From the Journals

Cost, coverage concerns cited as barriers to acne medication adherence



Patients with acne who did not follow through with treatment cited high prices and insurance barriers as their main reasons for medication nonadherence, in a study published in JAMA Dermatology.

In the study, more than half of the 26 participants interviewed reported that they intended to fill the acne prescriptions but were not able to do so because of cost- or insurance-related concerns, reported Kira L. Ryskina, MD, of the Leonard Davis Institute of Health Economics at the University of Pennsylvania, Philadelphia, and her coauthors.

Pills and capsules atop a spread of $100 bills Kenishirotie/Thinkstock
In their study, they first identified 385 potential participants using electronic medical records from four dermatology practices affiliated with the University of Pennsylvania Health System. Participants had been prescribed acne medications by a dermatologist between August 1 and November 3, 2016, but did not initiate treatment. Nonadherence was self-reported and included not submitting prescriptions to the pharmacy, not picking up medications, and picking up but not using medications, the authors said.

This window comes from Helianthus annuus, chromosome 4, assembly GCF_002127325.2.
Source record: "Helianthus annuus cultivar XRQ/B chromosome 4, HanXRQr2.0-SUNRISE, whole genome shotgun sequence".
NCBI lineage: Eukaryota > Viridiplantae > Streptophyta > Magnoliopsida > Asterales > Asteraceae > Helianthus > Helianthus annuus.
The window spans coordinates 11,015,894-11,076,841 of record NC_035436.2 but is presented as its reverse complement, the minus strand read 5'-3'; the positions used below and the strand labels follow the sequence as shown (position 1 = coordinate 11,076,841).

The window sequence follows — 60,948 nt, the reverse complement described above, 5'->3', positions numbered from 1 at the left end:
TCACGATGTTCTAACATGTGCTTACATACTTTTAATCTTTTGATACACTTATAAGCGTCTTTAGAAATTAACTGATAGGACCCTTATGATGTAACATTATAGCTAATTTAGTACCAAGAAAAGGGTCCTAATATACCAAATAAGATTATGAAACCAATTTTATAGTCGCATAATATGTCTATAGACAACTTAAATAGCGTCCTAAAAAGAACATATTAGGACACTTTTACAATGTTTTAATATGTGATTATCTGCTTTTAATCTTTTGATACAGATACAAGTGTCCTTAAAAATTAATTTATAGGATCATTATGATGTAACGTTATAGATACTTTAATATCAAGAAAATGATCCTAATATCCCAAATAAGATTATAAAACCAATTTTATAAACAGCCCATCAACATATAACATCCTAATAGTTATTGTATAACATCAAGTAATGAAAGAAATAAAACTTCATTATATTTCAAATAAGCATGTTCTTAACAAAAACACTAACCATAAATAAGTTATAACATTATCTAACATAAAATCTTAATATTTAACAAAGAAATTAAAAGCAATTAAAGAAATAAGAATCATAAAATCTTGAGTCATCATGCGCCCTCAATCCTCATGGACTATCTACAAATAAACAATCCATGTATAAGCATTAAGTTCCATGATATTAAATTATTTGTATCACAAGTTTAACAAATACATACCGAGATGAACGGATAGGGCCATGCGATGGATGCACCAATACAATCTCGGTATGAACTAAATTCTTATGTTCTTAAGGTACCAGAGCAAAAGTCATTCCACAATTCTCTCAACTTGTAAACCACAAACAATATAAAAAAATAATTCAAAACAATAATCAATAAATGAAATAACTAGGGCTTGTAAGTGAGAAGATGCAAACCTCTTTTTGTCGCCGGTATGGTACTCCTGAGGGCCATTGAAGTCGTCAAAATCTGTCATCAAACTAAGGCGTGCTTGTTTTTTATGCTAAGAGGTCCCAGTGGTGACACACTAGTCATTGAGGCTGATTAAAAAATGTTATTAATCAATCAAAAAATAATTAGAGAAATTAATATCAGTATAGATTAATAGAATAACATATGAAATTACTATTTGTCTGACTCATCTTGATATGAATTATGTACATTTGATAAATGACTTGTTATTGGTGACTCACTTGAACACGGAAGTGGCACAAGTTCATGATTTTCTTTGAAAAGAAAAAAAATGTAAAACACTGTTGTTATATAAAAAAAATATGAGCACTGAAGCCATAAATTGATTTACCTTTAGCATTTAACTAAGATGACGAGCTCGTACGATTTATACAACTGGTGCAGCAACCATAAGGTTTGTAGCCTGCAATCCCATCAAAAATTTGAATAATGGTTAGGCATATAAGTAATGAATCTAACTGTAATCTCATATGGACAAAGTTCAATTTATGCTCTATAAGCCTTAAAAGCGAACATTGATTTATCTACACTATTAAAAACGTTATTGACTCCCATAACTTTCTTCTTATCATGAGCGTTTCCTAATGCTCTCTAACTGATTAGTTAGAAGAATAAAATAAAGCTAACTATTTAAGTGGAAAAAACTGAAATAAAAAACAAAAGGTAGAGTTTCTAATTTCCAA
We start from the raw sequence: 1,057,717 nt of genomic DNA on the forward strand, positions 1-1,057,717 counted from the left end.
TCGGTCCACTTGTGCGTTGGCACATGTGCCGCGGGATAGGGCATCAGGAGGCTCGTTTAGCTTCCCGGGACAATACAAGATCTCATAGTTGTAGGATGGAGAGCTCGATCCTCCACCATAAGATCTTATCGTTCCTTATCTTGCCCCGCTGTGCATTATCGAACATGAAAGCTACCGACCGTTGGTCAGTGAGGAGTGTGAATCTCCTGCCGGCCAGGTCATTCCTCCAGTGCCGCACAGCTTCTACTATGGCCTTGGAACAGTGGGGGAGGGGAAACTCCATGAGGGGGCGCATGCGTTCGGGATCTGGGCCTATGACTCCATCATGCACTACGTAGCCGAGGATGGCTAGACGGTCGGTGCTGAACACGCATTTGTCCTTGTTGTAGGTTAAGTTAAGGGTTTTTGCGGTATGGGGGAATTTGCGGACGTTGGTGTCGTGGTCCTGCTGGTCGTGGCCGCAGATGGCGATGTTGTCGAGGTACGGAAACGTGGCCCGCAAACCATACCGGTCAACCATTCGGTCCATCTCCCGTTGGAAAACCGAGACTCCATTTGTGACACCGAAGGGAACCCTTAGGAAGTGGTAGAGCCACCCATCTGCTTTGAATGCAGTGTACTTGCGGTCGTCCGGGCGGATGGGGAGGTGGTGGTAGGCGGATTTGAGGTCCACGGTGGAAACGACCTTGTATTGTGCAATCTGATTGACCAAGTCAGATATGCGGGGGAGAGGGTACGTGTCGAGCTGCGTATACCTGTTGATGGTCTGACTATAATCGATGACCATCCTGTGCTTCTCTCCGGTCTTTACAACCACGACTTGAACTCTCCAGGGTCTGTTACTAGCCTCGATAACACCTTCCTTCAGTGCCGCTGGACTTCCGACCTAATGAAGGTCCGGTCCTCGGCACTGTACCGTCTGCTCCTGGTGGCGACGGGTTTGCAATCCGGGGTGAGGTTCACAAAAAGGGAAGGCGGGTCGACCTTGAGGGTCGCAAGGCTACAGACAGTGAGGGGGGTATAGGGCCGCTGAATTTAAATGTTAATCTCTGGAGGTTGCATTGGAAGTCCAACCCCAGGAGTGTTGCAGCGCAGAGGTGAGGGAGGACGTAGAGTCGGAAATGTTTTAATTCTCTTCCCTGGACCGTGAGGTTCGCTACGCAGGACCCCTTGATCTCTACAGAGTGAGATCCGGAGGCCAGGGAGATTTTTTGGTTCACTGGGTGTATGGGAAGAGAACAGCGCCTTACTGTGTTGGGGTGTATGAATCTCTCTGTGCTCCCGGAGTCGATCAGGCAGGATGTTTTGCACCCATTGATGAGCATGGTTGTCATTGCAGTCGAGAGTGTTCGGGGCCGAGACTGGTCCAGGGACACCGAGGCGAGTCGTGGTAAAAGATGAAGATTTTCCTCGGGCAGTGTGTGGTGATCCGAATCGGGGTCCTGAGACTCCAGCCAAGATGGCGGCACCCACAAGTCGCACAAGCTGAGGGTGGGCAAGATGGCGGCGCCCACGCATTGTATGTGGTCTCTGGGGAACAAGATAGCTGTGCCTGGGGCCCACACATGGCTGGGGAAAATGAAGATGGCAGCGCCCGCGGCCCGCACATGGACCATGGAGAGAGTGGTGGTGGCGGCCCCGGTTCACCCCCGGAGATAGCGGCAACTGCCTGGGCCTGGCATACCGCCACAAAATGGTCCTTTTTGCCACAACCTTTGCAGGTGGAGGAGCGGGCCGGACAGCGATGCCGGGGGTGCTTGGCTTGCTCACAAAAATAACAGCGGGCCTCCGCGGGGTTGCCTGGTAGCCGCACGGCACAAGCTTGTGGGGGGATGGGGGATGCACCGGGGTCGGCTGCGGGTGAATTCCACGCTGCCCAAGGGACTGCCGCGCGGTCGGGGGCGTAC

Of the initial 385 patients, 26 agreed to participate and met inclusion criteria. Most (58%) were aged 26-40 years, 19% were over aged 40, and 23% were younger than aged 26; 73% were female. Almost 40% had Medicaid coverage, 54% had commercial insurance, and the rest had “other.” Structured interviews were conducted via telephone between November 30, 2016, and January 31, 2017. Based on recorded interviews, five major themes were identified by investigator consensus: medication costs, poor understanding of prior authorization, physician-patient communication about costs, solutions and back-up plans offered by physicians, and reservations about treatment.


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